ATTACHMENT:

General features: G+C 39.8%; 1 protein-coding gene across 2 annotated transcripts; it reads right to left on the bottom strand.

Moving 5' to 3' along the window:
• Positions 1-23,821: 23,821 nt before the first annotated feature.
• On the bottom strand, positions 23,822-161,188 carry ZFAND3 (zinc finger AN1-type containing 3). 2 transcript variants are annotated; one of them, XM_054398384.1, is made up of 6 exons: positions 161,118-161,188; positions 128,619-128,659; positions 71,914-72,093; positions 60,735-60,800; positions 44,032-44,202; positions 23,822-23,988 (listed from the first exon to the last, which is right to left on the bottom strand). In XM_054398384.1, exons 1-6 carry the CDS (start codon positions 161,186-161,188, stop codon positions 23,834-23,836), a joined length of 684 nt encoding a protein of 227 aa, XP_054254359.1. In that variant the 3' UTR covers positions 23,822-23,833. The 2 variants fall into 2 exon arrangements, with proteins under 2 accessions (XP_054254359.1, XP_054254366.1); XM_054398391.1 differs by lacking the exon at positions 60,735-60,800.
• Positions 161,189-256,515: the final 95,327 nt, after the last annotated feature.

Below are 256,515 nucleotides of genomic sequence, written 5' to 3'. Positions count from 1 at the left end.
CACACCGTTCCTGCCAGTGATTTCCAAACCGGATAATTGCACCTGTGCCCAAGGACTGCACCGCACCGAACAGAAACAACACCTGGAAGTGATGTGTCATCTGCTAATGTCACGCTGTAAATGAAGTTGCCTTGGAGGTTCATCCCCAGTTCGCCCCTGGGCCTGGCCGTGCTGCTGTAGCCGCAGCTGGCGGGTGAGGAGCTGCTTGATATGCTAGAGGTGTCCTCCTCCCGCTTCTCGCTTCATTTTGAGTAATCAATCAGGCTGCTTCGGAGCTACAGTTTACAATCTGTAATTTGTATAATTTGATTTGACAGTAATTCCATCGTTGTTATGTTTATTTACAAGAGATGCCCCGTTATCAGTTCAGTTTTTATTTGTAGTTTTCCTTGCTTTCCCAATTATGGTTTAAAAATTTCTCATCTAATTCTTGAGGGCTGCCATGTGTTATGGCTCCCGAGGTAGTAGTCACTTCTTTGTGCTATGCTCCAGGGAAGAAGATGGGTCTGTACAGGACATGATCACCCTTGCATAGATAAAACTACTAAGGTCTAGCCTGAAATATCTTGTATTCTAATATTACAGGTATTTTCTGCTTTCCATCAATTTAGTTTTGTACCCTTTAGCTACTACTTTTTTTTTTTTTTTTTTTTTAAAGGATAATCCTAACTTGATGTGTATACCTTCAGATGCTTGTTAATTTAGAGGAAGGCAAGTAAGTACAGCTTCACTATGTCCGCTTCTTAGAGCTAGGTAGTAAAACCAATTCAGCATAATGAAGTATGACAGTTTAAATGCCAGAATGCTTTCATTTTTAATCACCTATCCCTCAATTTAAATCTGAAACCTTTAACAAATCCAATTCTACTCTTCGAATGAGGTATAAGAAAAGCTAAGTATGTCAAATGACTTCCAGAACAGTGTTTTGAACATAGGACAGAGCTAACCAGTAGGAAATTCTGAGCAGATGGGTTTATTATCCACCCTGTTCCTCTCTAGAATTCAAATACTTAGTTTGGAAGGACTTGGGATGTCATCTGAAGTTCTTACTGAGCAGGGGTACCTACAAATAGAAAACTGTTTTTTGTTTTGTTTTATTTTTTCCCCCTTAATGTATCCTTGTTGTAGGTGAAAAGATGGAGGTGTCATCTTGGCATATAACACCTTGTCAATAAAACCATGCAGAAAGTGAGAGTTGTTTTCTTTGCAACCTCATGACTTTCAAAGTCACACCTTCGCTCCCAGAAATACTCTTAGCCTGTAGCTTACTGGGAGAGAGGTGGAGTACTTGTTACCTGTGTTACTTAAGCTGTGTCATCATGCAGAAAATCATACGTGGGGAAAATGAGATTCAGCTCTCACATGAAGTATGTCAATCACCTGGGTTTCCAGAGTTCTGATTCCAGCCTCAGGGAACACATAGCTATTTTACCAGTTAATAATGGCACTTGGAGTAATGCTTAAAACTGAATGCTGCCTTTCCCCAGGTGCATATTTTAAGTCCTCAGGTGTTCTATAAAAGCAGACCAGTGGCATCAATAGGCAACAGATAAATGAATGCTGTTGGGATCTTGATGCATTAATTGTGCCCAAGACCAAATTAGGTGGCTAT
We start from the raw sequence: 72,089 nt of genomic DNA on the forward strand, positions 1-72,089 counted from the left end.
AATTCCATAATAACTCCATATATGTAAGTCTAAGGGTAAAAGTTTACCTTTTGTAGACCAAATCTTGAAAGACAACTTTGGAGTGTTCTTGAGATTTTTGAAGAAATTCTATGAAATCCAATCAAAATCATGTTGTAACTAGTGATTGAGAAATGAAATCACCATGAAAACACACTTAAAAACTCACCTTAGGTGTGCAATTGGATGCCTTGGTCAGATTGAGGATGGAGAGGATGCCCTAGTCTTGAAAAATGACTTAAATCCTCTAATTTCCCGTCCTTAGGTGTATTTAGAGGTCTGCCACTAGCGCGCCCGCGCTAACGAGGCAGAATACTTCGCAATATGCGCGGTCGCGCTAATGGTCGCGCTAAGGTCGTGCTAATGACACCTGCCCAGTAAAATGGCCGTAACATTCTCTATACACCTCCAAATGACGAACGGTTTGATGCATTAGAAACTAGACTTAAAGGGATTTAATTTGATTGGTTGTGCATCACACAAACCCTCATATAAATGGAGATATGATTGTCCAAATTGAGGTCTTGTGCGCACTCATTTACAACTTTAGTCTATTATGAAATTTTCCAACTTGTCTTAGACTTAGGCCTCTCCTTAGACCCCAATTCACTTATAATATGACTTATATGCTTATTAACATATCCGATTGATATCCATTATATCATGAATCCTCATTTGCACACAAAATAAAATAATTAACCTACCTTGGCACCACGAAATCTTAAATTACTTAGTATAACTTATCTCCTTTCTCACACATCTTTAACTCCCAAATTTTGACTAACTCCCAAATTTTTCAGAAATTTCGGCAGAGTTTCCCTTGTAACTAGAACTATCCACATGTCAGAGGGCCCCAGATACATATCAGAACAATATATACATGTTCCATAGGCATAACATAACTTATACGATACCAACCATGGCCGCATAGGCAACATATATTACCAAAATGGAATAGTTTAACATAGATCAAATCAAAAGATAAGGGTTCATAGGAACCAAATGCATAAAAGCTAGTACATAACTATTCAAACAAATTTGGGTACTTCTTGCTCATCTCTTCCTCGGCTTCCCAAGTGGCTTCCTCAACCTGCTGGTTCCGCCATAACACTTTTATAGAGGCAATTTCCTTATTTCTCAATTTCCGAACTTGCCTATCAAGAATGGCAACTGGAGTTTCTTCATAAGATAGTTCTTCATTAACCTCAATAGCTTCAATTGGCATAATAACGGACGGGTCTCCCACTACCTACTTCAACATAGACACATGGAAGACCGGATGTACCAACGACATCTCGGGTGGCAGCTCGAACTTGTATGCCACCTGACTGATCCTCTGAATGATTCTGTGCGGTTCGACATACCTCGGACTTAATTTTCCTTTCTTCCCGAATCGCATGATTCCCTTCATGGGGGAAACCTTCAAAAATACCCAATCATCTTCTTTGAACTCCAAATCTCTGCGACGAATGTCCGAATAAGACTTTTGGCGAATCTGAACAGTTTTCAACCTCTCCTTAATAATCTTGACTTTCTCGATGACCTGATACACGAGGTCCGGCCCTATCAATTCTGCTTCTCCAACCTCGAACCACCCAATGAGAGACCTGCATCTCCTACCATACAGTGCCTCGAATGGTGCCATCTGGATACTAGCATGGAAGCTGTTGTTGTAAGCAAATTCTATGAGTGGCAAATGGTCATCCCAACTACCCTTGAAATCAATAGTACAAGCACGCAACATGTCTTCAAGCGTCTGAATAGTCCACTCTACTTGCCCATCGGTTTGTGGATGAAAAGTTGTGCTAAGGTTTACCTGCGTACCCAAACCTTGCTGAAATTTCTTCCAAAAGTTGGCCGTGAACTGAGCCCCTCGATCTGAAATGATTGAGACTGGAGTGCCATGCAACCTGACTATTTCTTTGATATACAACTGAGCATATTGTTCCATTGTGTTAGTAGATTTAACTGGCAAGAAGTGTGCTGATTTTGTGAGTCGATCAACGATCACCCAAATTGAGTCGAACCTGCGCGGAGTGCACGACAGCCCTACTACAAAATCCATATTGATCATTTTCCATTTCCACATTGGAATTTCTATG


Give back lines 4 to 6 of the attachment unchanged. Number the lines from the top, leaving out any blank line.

• On the bottom strand, positions 23,822-161,188 carry ZFAND3 (zinc finger AN1-type containing 3). 2 transcript variants are annotated; one of them, XM_054398384.1, is made up of 6 exons: positions 161,118-161,188; positions 128,619-128,659; positions 71,914-72,093; positions 60,735-60,800; positions 44,032-44,202; positions 23,822-23,988 (listed from the first exon to the last, which is right to left on the bottom strand). In XM_054398384.1, exons 1-6 carry the CDS (start codon positions 161,186-161,188, stop codon positions 23,834-23,836), a joined length of 684 nt encoding a protein of 227 aa, XP_054254359.1. In that variant the 3' UTR covers positions 23,822-23,833. The 2 variants fall into 2 exon arrangements, with proteins under 2 accessions (XP_054254359.1, XP_054254366.1); XM_054398391.1 differs by lacking the exon at positions 60,735-60,800.
• Positions 161,189-256,515: the final 95,327 nt, after the last annotated feature.

Below are 256,515 nucleotides of genomic sequence, written 5' to 3'. Positions count from 1 at the left end.